Performance: ★★★★ Recording: ★★★★★ Here's that increasing rarity: A Baroque disc with no conceptual axe to grind, no over-arching theme - save for giving the members of The English Concert a concerto moment in the sun - and seemingly out to do little more than delight (which it does so in spades) - BBC Music Magazine [Harry] directs from the harpsichord, bringing both vitality and cohesion to the performancesAndrew Benson-Wilson A nice way to spend 70 minutes of your timeGramophone
  • Avant garde. Eccentric. A maniac. Wild and adventurous. Off the wall. Extraordinary. No marketing hyperbole - this is how the players of the Orchestra of the Age of Enlightenment describe Carl Philip Emmanuel Bach and his music. One of the many children of JS Bach, CPE Bach always lived in his father’s shadow, and now is an almost unknown figure at least beyond the classical cogniscenti. How can such an unknown be considered a gamechanger? A listen to his music reveals just why – it constantly shifts, wrongfooting the listener when they least expect it with wild changes of direction and colour – it is bright, effervescent, and is a fascinating link between the music of his father (and the Baroque era) and Joseph Haydn (and the Classical era). ★★★★ It is the sense of adventure that comes across vivaciously here in a fusion of stylistic taste, smooth and supple phrasing and an exuberant thrust - The Daily Telegraph Editor's Choice: Self-critical perspective is clearly not a problem for these artists ... the unfurling description of of a lover's kisses permit all kinds of glorious opportunities for the singers' seemingly telepathic understanding for chiaroscuro, impeccable tuning and innate grammatical sense - Gramophone The OAE under Rebecca Miller play with an accuracy and passion that's infectious: this is among the most exciting, adrenalin-filled period instrument recordings you'll hear - The Arts Desk Symphonies that embrace the strangeness and originality of the writing as well as the beauty of some of the middle movements and the feistiness of the finales. Made live, but they’ve emerged in excellent shape - BBC Radio 3 Record Review The orchestra's playing here is bright, effervescent and fascinating – truly positioning C.P.E. Bach as the missing link between his father and the music of Haydn - Classic FM These energetic, committed performances of five symphonies dating from between 1757 - when Haydn was first writing in the genre - and 1780 show the period band has lost none of its verve and enthusiasm for this strange, dramatic music from the dawn of the "classical" era - The Sunday Times
  • Dance

    £12.00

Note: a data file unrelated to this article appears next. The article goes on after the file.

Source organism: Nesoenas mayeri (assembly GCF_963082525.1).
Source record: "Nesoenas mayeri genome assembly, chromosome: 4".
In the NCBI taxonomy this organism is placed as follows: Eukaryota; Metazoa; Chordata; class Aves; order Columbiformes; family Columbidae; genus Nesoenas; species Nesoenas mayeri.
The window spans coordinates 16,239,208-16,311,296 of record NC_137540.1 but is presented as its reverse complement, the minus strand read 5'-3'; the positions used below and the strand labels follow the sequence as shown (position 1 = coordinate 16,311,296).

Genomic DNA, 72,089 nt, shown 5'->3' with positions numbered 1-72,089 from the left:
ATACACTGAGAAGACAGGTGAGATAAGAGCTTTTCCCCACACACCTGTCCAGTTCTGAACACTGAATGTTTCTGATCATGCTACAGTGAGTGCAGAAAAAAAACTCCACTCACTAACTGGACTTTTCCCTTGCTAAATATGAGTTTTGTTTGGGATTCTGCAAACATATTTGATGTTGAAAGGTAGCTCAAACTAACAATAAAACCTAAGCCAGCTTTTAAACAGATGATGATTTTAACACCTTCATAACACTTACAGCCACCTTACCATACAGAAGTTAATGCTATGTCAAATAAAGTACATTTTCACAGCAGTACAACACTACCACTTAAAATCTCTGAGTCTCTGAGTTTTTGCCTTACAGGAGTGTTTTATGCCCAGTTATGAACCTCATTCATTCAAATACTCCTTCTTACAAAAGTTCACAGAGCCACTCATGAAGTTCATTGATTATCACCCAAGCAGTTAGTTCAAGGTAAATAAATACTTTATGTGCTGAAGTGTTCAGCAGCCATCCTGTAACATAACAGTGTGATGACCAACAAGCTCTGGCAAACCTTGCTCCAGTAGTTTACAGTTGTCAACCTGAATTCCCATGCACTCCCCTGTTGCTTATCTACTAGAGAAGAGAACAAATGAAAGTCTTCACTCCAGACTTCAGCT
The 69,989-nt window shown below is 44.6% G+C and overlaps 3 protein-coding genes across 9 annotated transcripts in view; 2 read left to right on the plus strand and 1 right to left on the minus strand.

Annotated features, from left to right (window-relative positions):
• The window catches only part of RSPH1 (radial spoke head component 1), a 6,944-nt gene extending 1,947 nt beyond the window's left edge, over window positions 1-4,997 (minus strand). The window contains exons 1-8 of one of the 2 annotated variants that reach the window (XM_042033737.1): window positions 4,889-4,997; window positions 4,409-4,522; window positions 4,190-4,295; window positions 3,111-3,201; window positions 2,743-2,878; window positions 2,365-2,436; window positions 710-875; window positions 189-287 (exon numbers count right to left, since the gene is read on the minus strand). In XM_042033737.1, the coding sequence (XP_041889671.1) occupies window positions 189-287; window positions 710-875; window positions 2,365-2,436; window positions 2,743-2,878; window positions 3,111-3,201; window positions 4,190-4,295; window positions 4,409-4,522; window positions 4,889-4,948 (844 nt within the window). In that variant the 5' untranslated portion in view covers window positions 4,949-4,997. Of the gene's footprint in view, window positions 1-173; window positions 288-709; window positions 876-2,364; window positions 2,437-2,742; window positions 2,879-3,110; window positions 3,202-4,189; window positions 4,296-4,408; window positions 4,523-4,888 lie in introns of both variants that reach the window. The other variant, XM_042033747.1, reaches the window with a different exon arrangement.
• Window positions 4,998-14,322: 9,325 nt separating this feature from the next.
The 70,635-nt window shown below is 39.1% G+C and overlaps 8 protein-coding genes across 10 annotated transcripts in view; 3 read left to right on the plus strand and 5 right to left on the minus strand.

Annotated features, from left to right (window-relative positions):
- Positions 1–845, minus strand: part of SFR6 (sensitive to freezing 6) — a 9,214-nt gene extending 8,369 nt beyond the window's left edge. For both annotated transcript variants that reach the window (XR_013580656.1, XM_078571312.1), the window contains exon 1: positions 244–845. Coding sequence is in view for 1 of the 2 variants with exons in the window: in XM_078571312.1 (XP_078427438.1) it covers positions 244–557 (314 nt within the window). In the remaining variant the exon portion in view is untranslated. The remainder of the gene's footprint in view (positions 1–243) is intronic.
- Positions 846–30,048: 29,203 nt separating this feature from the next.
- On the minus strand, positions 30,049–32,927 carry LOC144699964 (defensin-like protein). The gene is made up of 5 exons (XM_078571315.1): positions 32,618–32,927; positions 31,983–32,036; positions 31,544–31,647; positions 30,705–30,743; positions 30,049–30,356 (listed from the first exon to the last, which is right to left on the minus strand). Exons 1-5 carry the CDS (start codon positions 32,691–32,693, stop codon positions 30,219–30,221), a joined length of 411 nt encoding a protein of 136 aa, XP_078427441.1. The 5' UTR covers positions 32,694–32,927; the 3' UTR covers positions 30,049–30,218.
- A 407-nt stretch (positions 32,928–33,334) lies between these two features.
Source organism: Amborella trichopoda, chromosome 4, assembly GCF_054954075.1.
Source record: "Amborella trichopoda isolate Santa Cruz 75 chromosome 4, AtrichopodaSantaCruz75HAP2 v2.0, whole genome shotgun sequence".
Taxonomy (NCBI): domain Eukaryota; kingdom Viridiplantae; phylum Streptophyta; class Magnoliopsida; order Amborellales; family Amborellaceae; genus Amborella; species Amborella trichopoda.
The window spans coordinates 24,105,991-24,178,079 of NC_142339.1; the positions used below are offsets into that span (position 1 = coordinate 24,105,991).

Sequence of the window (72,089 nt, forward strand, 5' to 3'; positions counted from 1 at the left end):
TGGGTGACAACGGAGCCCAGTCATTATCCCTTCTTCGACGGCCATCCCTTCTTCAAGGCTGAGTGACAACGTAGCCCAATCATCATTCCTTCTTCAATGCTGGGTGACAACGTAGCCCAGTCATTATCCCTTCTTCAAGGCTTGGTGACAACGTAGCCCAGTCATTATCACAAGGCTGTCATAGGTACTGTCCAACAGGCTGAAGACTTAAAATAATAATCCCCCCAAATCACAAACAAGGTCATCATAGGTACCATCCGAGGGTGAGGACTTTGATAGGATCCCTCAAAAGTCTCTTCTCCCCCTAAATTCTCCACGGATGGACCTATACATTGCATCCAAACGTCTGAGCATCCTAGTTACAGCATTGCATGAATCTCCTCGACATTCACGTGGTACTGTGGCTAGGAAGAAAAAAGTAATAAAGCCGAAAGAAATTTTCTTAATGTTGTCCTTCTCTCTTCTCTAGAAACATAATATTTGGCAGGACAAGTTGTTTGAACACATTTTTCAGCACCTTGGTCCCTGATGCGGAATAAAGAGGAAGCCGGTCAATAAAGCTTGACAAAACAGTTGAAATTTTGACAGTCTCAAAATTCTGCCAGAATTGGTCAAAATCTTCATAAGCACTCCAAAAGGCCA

Dance forms the final part of a trilogy of albums following the huge success of ‘Flight’ and ‘Seasons’. This project started as a concept album, using the title as the inspiration for the works. Though several of the works embrace the composer’s background collaborations in ballet, there are other works influenced by violinist Kerenza Peacock’s connection with folk music. Recorded at Abbey Road Studios the disc features Kerenza Peacock, pianist Huw Watkins and The Royal Philharmonic Orchestra conducted by Paul Bateman.
       
  • A frequent collaborator with both the BBC Philharmonic Orchestra and Jac van Steen, David Matthews’ new recording explores both the natural world and the symphonic idea, the second of which has, in his words, “obsessed me since I started composing at the age of 16”. As well the Sinfonia and Symphony No. 8, the programme includes Toward Sunrise; inspired by the sound of the sun (a rising fourth of C-F), as recorded by scientists at Sheffield University, and A Vision of the Sea; drawn from the sights and sounds of English Channel near the composers’ home in Deal, Kent. With a singular body of work spanning almost 60 years, David Matthews has established an international reputation as one of the leading symphonists of our time. Born in London in 1943, he began composing at the age of sixteen. He read Classics at the University of Nottingham – where he has more recently been made an Honorary Doctor of Music – and afterwards studied composition privately with Anthony Milner. He was also helped by the advice and encouragement of Nicholas Maw and spent three years as an assistant to Benjamin Britten in the late 1960s. In the 1970s a friendship with the Australian composer Peter Sculthorpe (leading to collaboration and numerous trips to Sydney) helped Matthews find his own distinctive voice.
  • DVORAK

    £12.00